The University of Chicago Press recently released, again, a new edition of John R. Lott, Jr.’s thoughtful book, More Guns, Less Crime. In it, author Lott examines the efficacy of American gun control laws. Specifically, does controlling guns have anything at all to do with controlling crime?
For the third edition running, the answer is an emphatic, and obvious, no. Since the original edition’s first appearance in 1998, none of its critics have been able to refute its logic, or its conclusion: that areas with more guns generally have less crime. Now, drawing on an additional 10 years of data (including deep analyses of Chicago’s and Washington, D.C.’s attempts at gun banning), More Guns, Less Crime is even more sure of that original conclusion.
Guns have always been a red herring when it comes to discussions of violent crime. They’re the professional tools of gangs and criminals and Presidential assassins, but guns can’t fire themselves; they need criminals for that. Without criminals, guns are about as harmful as kitchen knives and sports cars. Some potential for injury, sure… but very little, assuming chef and driver are neither careless nor murderous.
Arguing about guns in the context of discussing crime is what lawyers call “an attractive nuisance”: a dangerous thing which, because of some interesting quality, you can’t help but get involved with. For instance, an unattended go-cart in a grade school parking lot. Kids know it’s dangerous and it’s not theirs, but they just can’t help themselves from trying the key. In that case, the go-cart owner might be liable for injuries: he should’ve known it was likely to entice children and cause them injury.
There ought to be similar laws about gun debates. They’re an attractive nuisance: likely to lure pundits, and very likely to cause injury to any kind of constructive conversation.
Debates over gun control retard productivity because they’re wide of the mark. Guns don’t cause crime, criminals do; the only real way to decrease crime is to decrease those social conditions which breed criminals. Criminals commit crimes because of an inequality of opportunity, poor access to education or professional alternatives, general frustration, and… seriously… a lack of positive role models. No criminal has ever committed a crime simply because guns exist.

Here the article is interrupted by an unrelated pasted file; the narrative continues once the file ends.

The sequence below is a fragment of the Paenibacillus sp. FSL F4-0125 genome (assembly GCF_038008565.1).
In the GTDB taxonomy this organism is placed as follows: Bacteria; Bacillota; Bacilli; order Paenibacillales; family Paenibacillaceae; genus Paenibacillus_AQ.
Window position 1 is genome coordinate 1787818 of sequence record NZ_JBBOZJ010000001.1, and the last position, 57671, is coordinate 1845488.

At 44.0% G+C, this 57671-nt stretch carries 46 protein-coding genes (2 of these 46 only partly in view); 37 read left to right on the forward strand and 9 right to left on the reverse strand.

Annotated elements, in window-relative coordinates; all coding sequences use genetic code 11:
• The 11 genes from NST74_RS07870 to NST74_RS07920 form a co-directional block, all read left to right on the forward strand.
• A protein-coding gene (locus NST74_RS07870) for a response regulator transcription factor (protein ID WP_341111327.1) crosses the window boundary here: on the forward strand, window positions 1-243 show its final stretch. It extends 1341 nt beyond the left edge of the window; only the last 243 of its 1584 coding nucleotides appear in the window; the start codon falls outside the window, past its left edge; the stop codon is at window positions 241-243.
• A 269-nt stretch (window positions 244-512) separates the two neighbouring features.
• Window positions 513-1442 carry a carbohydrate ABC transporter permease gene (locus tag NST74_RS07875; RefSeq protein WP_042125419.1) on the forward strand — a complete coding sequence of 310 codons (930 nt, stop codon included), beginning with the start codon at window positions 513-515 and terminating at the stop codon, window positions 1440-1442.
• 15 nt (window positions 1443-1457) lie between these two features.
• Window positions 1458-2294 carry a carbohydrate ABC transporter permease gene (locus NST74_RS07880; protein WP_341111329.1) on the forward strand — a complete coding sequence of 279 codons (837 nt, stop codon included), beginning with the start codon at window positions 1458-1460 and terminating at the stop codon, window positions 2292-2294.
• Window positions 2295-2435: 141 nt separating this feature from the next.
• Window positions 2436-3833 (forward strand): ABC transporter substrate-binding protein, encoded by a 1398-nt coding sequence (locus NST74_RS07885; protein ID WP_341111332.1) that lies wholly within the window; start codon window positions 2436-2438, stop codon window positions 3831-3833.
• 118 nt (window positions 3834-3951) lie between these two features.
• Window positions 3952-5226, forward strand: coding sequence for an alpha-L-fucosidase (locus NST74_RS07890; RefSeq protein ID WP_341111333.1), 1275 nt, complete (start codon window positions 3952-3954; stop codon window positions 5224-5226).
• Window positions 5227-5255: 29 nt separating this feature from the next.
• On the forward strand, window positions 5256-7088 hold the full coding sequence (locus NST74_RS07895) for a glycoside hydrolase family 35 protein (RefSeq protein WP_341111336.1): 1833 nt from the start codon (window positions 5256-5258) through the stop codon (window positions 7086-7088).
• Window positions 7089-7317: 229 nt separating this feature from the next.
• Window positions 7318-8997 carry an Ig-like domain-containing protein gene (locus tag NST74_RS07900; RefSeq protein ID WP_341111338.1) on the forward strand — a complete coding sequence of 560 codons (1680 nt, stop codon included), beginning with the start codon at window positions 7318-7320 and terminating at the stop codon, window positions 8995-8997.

The counter-argument goes this way: “That may be true, but still he commits his crime with a gun. So while we work on fixing the underlying social causes, we can at least keep guns out of his hands, and he won’t be able to commit those crimes with a gun anymore.”
The counter-argument is as flawed and false as it is alluring in its simplicity: criminals don’t follow laws; otherwise, they wouldn’t be criminals. The fact that it’s illegal to buy a gun, or to buy a certain type of gun, won’t prevent criminals from buying that gun, or that type of gun, any more than Prohibition kept them from buying liquor.
Texas boasts a much higher incidence of gun-ownership than Chicago, Detroit, and Washington, D.C. combined, and also enjoys much more relaxed gun laws than those cities. In fact, Chicago and D.C. have tried their hardest to ban handguns outright. Yet, Chicago, Detroit, and Washington, D.C. suffer from a murder rate much higher than the national average, and much higher than the Lone Star State’s. Tighter gun laws and fewer guns haven’t made any difference in those cities. In fact, things have gotten worse.
Why? Because guns don’t cause crime. Criminality is bred via certain social conditions and, until we fix those conditions, regulating guns won’t make a bit of difference. We’ve seen this often enough by now that we ought to be convinced of its truth. Unfortunately, we run up against the attractive nuisance: guns are a much easier target than social injustices and, when it comes to discussions of crime, they’re also a very big, dangerous red herring.